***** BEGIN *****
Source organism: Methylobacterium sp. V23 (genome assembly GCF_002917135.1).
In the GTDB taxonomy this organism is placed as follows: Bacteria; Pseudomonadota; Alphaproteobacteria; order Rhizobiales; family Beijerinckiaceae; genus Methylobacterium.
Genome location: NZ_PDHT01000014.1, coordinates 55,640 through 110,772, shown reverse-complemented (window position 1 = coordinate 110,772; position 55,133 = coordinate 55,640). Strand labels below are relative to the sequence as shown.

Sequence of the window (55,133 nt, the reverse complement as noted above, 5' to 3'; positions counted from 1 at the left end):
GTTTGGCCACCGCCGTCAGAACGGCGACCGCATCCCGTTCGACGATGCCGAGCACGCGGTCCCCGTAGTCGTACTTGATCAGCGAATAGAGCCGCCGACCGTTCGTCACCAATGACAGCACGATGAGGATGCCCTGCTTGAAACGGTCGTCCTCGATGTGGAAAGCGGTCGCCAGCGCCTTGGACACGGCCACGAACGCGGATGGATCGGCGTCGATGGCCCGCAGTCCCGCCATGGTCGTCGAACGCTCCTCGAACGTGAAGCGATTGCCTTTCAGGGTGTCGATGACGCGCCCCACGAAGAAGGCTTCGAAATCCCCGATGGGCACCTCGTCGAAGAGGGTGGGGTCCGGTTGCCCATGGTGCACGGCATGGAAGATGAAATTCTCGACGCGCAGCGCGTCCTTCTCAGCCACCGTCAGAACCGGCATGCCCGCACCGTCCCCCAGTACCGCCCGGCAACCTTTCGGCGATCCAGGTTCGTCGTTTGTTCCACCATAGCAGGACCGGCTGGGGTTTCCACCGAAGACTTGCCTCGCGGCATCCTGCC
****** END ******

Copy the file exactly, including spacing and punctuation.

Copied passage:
Source organism: Methylobacterium sp. V23 (genome assembly GCF_002917135.1).
In the GTDB taxonomy this organism is placed as follows: Bacteria; Pseudomonadota; Alphaproteobacteria; order Rhizobiales; family Beijerinckiaceae; genus Methylobacterium.
Genome location: NZ_PDHT01000014.1, coordinates 55,640 through 110,772, shown reverse-complemented (window position 1 = coordinate 110,772; position 55,133 = coordinate 55,640). Strand labels below are relative to the sequence as shown.

Sequence of the window (55,133 nt, the reverse complement as noted above, 5' to 3'; positions counted from 1 at the left end):
GTTTGGCCACCGCCGTCAGAACGGCGACCGCATCCCGTTCGACGATGCCGAGCACGCGGTCCCCGTAGTCGTACTTGATCAGCGAATAGAGCCGCCGACCGTTCGTCACCAATGACAGCACGATGAGGATGCCCTGCTTGAAACGGTCGTCCTCGATGTGGAAAGCGGTCGCCAGCGCCTTGGACACGGCCACGAACGCGGATGGATCGGCGTCGATGGCCCGCAGTCCCGCCATGGTCGTCGAACGCTCCTCGAACGTGAAGCGATTGCCTTTCAGGGTGTCGATGACGCGCCCCACGAAGAAGGCTTCGAAATCCCCGATGGGCACCTCGTCGAAGAGGGTGGGGTCCGGTTGCCCATGGTGCACGGCATGGAAGATGAAATTCTCGACGCGCAGCGCGTCCTTCTCAGCCACCGTCAGAACCGGCATGCCCGCACCGTCCCCCAGTACCGCCCGGCAACCTTTCGGCGATCCAGGTTCGTCGTTTGTTCCACCATAGCAGGACCGGCTGGGGTTTCCACCGAAGACTTGCCTCGCGGCATCCTGCC